About The gamecock. (Columbia, S.C.) 1908-2006 | View This Issue
Vol. II. UNIVERSITY OF SOUTH CAROLINA, COLUMBIA, S. C., MARCH 4, 1909 No. 16
The Gold and Black a Little Too
Fast for the Garnet and Black.
A FAST BASKETBALL GAME
The Play Was Very Exciting at Times.
Carolina's Hard Luck Stood by Her
All Through the Game.
A basketball five from Wofford Col
lege came out on the Athletic Field
last Thursday and carried off a victory
by 21 points over Carolina's 13. The
score is not a one-sided one for bas
ketball, and despite the extra eight
points, the game was full of exciting
moments, and the play was very fast
at times. It was unfortunate that one
corner of the field was covered with
grass. It soon became slippery, with
the result that play in that quarter was
extremely rough towards the end.
At the end of the first half it seemed
that the teams were about evenly
matched. Wofford had caged the ball
four times from the field and had
dropped three fouls out of four. On
the other hand, Carolina had put the
cover on for three field goals and had
taken two out of five foul chances.
The score was i1 to 8 for Wofford,
and Carolina had lost some very close
calls at the basket.
The second half was characterized
by close playing. Every man was for
himself and team work was almost en
tirely lacking. Basketball is an open
game and team work is an essential.
When the men bunch and leave their
respective portions of the field, the
game becomes rough and tumble and
the spectator loses all enjoyment in it.
The teams should work as two wholes
against each other, and then the play
goes like clock work and is as interest
ing to watch as the workings of a
well-oiled machine. When the men
bunch, fouls are made, and the play is
clogged. It was so in the second half
of the Wofford-Carolina game. In
this half Wofford got five goals from
the field, and out of six foul chances,
failed to cage the ball once. Carolina
took two field goals and one foul out
of five chances. The score was ro to
(CONTINUED ON PAGE THREE)
Judges for Preliminary Contest.
A resolution was passed by the Joint
Assembly last Saturday night which
provided that the judges for the S. C.
I. 0. A. preliminary contest, which is
to be held early in this month, might
be selected from any part of the State,
if the contestants sawv fit. The two
societies will pay the expenses of the
judges to and from Columbia and the
faculty will be asked to entertain them
while on the camnpus.
A tentative list of judges, some of
whom reside out of Columbia, has
been prepared, but the judges have not
been finally selected1.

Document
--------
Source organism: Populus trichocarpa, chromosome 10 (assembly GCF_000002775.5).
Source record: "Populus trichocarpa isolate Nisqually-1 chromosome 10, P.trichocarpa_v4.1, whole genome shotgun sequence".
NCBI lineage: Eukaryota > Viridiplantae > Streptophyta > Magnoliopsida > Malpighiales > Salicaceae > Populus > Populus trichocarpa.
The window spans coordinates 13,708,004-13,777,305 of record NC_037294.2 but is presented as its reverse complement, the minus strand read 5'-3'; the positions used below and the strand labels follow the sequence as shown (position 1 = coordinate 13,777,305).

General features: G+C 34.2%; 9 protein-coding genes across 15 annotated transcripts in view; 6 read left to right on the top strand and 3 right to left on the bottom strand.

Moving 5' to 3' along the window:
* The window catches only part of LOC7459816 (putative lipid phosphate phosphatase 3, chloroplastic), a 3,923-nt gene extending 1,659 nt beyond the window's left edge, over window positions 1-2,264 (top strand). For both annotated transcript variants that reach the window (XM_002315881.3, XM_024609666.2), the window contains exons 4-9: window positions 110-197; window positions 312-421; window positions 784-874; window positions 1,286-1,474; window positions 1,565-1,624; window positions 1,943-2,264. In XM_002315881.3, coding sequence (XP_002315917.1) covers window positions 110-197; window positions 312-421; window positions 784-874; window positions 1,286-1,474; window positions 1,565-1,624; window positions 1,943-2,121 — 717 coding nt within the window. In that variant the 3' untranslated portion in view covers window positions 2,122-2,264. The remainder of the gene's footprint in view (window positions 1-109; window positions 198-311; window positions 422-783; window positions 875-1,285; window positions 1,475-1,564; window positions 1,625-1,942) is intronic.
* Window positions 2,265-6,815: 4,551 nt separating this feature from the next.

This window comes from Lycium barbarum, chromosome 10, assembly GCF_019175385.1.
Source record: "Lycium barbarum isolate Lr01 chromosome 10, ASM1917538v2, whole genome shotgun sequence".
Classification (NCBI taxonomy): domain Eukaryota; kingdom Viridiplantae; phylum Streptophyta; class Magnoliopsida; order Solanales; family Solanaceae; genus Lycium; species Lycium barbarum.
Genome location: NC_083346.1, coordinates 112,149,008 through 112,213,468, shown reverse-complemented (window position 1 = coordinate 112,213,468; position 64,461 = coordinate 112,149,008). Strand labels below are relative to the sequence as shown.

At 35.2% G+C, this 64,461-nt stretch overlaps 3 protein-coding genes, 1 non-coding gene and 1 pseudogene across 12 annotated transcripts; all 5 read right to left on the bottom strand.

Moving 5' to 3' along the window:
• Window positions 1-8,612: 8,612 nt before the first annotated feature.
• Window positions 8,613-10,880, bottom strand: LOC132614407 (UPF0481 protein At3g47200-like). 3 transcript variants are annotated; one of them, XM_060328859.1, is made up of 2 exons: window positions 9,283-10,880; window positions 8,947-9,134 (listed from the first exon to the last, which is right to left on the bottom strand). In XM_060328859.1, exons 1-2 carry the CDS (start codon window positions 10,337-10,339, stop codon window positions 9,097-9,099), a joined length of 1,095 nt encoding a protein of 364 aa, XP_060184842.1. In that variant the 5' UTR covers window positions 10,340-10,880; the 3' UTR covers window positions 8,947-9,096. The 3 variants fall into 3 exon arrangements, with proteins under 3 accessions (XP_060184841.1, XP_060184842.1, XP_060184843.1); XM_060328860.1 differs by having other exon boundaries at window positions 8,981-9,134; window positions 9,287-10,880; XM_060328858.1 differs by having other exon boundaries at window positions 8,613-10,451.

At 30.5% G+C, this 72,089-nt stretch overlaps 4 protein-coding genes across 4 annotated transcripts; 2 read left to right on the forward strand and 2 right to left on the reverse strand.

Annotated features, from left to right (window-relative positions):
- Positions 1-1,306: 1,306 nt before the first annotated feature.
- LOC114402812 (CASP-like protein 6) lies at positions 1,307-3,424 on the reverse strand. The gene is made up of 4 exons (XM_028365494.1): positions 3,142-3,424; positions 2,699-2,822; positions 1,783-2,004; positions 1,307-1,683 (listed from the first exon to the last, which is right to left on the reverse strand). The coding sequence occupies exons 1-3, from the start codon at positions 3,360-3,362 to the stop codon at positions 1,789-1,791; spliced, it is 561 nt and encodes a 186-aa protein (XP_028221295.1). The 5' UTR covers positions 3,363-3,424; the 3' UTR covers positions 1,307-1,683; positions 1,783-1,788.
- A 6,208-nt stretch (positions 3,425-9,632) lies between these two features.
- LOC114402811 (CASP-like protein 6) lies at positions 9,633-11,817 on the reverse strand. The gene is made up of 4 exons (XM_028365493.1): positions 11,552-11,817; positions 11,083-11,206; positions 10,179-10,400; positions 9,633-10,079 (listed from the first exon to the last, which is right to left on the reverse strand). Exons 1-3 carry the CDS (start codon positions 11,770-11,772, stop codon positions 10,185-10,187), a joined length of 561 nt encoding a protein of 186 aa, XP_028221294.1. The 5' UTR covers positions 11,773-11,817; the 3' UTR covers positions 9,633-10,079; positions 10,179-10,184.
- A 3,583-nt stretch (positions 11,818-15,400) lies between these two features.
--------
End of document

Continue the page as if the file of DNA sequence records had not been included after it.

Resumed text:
HALL OF SCIENCE
Appropriation For New Building
Passed thi Senate Last Friday.
OUTLINE OF ARCHITECT'S PLANS
Hard Fight in the Senate on Carolina's
Appropriation, But Measure Passed
House By Large Majority.
The bill providing for an appropri
ation of $2o,ooo for a new building
passed the Senate last Friday night, it
having previously passed the House;
so this building is now assured. It is
understood that this is to be a $4o,ooo
building, the remaining $20,ooo for it
to be appropriated at the next session
of the Legislature.
'This appropriation comes to supply
the long-felt want for an adequate
science building at the Ukiiversity.
The present Science Hall is a make
shift at best. In the first place, it
was not intended for classrooms; the
original purpose of it was for a chap
el. The heating arrangements in it
are very poor, the classrooms are all
badly lighted. In addition, the three
departments located in this building
are very much crowded, the rooms are
small and the laboratories are inade
When this new building is con
structed, all of the old Science Hall
will be turned into a gymnas.um, and
furnished with all necessary appar
The new building is to be built espe
cially for the departments of Biology
and Chemistry, and is to consist of
classrooms and laboratories fitted up
with up-to-date paraphernalia for
The location of the new Science
Hall will be on the green, facing Pen
dleton street and directly opposite the
Administration Building which is now
The plans of the University's archi
tect also call for two other buildings
along this street, and in a line with
the new Science Building. It is in
(CONTINUED ON PAGE THREE)
The Aesculajrian Society, which is
composed of ten future doctors of
medicine who are now students of the
University, met and organized last
The society has been in existence
since early in the year, but organiza
tion was dlelayed until the present
time. The officers elected last Satur